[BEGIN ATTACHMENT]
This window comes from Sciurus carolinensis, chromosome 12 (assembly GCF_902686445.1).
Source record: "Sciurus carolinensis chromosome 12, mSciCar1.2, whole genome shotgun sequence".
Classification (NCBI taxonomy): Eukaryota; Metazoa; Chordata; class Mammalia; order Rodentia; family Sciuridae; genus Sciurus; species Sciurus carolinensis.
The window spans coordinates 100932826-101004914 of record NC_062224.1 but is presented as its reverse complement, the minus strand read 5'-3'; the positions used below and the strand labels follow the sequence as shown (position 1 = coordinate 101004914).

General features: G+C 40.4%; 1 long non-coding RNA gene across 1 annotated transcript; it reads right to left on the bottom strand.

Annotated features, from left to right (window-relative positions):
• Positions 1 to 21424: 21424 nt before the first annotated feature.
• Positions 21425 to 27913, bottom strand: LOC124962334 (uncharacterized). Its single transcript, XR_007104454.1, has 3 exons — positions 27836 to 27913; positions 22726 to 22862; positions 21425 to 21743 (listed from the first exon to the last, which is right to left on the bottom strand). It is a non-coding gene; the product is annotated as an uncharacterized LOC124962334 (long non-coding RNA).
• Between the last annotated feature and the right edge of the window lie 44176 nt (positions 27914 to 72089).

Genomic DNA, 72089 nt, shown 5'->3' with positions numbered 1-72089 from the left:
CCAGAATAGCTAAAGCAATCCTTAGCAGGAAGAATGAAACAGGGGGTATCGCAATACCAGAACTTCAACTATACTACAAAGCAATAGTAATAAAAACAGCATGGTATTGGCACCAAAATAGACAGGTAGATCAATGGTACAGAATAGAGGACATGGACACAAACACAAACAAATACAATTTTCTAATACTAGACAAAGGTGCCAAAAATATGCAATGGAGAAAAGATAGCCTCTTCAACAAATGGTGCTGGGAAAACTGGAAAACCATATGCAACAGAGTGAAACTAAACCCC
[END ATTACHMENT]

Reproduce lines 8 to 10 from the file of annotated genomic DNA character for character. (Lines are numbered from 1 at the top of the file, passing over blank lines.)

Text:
• Positions 21425 to 27913, bottom strand: LOC124962334 (uncharacterized). Its single transcript, XR_007104454.1, has 3 exons — positions 27836 to 27913; positions 22726 to 22862; positions 21425 to 21743 (listed from the first exon to the last, which is right to left on the bottom strand). It is a non-coding gene; the product is annotated as an uncharacterized LOC124962334 (long non-coding RNA).
• Between the last annotated feature and the right edge of the window lie 44176 nt (positions 27914 to 72089).

Genomic DNA, 72089 nt, shown 5'->3' with positions numbered 1-72089 from the left: